Monday, June 4, 2001,
Chandigarh, India



Professors are not retainers of the party in power

Apropos a news item in"Punjabi university removes dept head" The Tribune (May 27), Punjabi University has served show-cause notices on two very senior professors for expressing their views in newspapers. It smacks of a mindset that has not as yet shed administrative vestiges of the colonial rule.

Even as early after Independence in 1968 when I was a Professor and head of the Department of Economics, Dr P.N. Thapar, an ICS Officer of British Raj, then Vice-Chancellor of Punjab Agricultural University, called for my explanation because, in his views, one of my articles in The Tribune on agricultural price policy had caused embarrassment to the Punjab Government. But, see his grace! He ordered the file closed after receiving my one-line reply, “I thought, I were a Professor!”

This was the response of an enlightened academic administrator who understood the role and responsibility of academicians towards society. After all, if a learned Professor of a university does not express his considered views on the issues of concern to society and does not dispassionately analyse the policy and programmes of the government for creating objective awareness among the masses, who else is expected to do so?


This action of the university administration amounts to muzzling the voice of the intellectuals with impunity and does not fall short of enslaving the avid thinkers working in the highest seat of learning.

This appears to be an action taken subservient to the demeanours of the political authority that be. We must not forget that these intellectuals belong to the nation and are invaluable assets to society. They should not be taken as retainers of the political party in power.

It will be a slur on the face of independent democratic India if our professors in the universities get reprimanded for expressing their unbiased and even-handed views, which in fact they owe to society.

S.S JOHAL, former Vice-Chancellor, Palampur

GUARDIANS OF DEMOCRACY: We fully endorse the views expressed in the editorial, “Don't gag academics” (May 30). Dr Sucha Singh Gill, Prof Bhupinder Singh Khaira and Prof U.C. Singh, who have been taken to task by a six-member disciplinary committee of Punjabi University, Patiala, are eminent academicians known for their integrity, honesty and intellectual calibre.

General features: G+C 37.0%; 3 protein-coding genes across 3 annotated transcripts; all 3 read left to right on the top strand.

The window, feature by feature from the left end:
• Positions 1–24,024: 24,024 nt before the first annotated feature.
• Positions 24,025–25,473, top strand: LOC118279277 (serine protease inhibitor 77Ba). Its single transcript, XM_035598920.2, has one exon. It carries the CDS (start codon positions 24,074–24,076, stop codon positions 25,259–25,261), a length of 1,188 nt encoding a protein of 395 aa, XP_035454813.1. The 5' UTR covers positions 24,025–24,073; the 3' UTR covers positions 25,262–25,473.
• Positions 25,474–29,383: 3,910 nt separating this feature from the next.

Intellectuals are the guardians of democracy. They should take full cognisance of what is going on in the world around them. They should also have the freedom to reflect on all the burning issues of the day — political, social and economic.

In a bid to please his political bosses, Vice-Chancellor Jasbir Singh Ahluwalia has vitiated the atmosphere of Punjabi University by creating discord, disharmony and discontent among the members of the teaching faculty. The issue of Ph.D registration between Master Mohan Lal and the VC has led to an unsavoury controversy. It seems that the sole aim of the VC is to draw political mileage through these unworthy postures.

By requesting for the withdrawal of his Ph.D registration, Master Mohan Lal has shown grace and sobriety, whereas the VC is leaving no stone unturned to humiliate him. The Vice-Chancellor is trying to assume more and more dictatorial powers, flouting all norms and procedures laid down in the university calendar.

It is rather unfortunate that the Chief Minister is maintaining his habitual silence, even as the storms of controversy are blowing over the university, throwing dust over its fair name.

The only redeeming feature of the situation is that eminent public figures, the media and even the judiciary have reflected their serious concern over the sad state of affairs in the university.



IT’S ATROCIOUS: The decision is atrocious and defies all canons of logic and rationality.

A university is, properly speaking, a dissenting academy. Its basic job is to promote a culture of critique encompassing every facet of life. If it fails to perform this function, it is better closed to save a colossal sum spent on running it.

D.R. CHAUDHRY, Macleod Ganj

POLITICAL APPOINTMENTS: Politicians have already reduced these so-called “temples” to the status of their PR-extensions. Today almost all appointments in our varsities, from that of a lecturer to a Vice-Chancellor, are made by politicians on political merit rather than academic excellence. Take the ever-rising number of “Chairs” that the “fund-starved” universities create to please their political masters. In a recent appointment to one such Chair, the appointee defended his appointment, despite being academically unqualified for the post, by saying that “even his predecessors to the post were also not qualified”! Shame!

BALVINDER, Chandigarh

AN AGENT OF CHANGE: A university is a unique social institution. Its main characteristics are tolerance of dissent, idealism and lack of hierarchical rigidities. If a Vice-Chancellor blindly follows the principle of general administration, he will invite trouble for himself. The Punjabi University VC must understand that in a developing society aspiring for structural changes through democratic means, the faculty of the university has a crucial role to play as an agent of change.

S.P. DHAWAN, Chandigarh

CRISIS WILL BLOW OVER: Punjabi University has a number of hard-working teachers, non-teachers, students both local and foreign and as such the cold-war between some academicians and the administrators may blow over soon, giving place to the new era of its own atmosphere


AUTOCRATIC: It is a pity that Dr J.S. Ahluwalia is acting in a very autocratic manner. His continuation as the Vice-Chancellor is not in the interest of society in general and of Punjabi University in particular.


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